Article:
Was Jesus a Muslim?: Questioning Categories in the Study of Religion
An intriguing question - Do Muslims understand Jesus in some ways more historically appropriate than Christians do? - leads Robert F. Shedinger into a series of provocative challenges to the disciplines of religious studies and comparative religions. Questioning the convenient distinction between "politics" and "religion" and the isolation of "religion" from wider social and cultural questions, Shedinger offers a proposal for a more accurate and respectful understanding of faith that he argues will improve possibilities for mutual understanding among Christians, Muslims - and others.
What people are saying - Write a review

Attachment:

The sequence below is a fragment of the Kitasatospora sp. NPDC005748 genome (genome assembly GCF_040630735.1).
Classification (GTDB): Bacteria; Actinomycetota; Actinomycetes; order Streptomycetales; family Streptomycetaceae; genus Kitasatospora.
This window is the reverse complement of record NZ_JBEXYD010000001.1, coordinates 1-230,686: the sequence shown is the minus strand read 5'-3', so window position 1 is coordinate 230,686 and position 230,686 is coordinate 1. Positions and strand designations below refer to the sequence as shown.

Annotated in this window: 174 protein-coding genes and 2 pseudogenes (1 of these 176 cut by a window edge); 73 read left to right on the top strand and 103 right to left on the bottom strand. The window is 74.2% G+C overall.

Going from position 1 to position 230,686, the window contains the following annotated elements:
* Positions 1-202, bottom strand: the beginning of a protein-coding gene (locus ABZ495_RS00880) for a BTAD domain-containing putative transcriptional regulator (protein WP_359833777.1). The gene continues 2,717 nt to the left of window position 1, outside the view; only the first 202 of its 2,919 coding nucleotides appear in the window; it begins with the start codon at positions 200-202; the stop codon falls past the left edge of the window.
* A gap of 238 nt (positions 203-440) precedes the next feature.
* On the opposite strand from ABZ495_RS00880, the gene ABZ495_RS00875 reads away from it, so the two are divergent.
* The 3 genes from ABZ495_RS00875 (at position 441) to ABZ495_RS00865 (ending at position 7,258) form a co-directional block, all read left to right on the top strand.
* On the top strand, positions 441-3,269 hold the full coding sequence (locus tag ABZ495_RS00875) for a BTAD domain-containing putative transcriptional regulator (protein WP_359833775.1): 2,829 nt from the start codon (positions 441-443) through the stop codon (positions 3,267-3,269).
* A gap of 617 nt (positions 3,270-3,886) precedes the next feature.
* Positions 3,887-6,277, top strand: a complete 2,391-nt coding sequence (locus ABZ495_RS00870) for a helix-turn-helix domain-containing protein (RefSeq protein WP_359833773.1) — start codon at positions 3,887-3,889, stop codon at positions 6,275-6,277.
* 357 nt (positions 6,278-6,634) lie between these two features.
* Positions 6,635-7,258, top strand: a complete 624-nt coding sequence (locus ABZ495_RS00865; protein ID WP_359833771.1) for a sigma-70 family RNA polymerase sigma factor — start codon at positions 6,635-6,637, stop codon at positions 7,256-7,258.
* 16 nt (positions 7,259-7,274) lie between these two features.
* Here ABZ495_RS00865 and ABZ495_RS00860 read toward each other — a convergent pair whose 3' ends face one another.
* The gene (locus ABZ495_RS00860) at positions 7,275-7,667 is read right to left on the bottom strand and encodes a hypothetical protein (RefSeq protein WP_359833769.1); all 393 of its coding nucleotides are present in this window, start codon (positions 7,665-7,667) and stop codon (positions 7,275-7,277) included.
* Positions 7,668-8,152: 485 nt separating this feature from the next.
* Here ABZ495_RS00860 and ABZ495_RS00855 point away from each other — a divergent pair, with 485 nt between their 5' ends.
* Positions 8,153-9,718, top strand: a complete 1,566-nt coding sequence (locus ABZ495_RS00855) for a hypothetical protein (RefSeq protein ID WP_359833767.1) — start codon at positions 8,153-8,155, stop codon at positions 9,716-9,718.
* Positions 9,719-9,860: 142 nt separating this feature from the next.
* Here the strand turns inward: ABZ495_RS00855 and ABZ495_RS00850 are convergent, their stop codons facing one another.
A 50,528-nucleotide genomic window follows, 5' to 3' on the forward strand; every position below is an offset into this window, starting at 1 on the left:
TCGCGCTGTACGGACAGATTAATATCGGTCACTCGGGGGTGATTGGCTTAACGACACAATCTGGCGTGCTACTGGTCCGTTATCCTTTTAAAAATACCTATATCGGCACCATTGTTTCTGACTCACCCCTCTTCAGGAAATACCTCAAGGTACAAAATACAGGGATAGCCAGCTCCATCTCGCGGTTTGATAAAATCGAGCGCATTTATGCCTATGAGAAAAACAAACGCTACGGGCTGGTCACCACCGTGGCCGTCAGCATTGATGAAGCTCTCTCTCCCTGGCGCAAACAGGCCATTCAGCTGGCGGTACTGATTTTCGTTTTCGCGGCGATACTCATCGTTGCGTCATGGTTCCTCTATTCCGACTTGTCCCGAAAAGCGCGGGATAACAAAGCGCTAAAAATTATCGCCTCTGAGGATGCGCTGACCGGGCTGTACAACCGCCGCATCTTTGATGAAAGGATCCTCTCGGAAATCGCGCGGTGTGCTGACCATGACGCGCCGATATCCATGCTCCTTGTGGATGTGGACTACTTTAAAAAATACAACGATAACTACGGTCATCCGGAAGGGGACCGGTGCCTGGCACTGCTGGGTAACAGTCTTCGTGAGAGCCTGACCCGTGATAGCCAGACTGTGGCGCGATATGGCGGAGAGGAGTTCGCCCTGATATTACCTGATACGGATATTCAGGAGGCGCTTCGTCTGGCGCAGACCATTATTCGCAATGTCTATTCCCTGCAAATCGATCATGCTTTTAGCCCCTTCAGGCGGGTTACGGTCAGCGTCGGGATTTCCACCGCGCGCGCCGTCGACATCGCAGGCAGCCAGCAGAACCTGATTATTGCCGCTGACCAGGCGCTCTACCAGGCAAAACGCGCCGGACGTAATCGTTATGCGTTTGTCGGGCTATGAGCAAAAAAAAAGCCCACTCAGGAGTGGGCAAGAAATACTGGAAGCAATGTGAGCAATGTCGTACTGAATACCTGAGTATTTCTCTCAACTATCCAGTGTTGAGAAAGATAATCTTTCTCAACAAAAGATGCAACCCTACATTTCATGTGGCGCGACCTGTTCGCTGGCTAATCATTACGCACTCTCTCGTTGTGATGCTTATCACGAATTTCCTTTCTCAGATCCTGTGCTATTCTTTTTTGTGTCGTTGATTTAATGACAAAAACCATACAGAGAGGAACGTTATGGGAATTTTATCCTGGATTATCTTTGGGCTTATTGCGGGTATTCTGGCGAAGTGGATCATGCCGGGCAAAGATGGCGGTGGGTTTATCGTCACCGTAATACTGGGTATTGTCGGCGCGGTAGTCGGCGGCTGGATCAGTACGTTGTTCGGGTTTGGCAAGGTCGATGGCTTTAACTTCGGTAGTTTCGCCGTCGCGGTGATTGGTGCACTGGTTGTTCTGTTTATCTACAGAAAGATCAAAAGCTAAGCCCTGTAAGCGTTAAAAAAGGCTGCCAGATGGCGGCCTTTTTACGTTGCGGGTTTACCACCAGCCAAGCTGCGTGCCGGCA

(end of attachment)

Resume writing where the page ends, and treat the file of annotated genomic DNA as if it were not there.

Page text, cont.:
al-Andalus American argues attempt Ayatollah Khomeini become believe Boyarin Buddhism century chapter Christian-Muslim dialogue Christians and Muslims comparative religion concept of religion Confucianism considered construction contemporary context critique cultural define religion definition of religion discourse distinct distorted divine doctrine domestication economic system Empire engage entity ethical Farid Esack first-century fundamental generis religion gion global God’s Gospel Gülen Hinduism Horsley Houda human Ibid idea injustice institutional structure interreligious dialogue Islamic democracy Islamic economics Islamic movement Jesus Jewish Jews Judaism Khomeini liberation liberation theology list of religions metareligious dialogue mosque Muhammad Muslims and Christians one’s oppressed political and economic prophet question Qur’an Qutb Qutb’s radical Rauschenbusch relationship religious traditions resistance Roman imperial sacred Sayyid Qutb scholars secular society specifically spiritual surah tawhid temple term religion theology tion transformation Umayyad understanding understood University unjust violence West Western Wilfred Cantwell Smith world religions worldview worship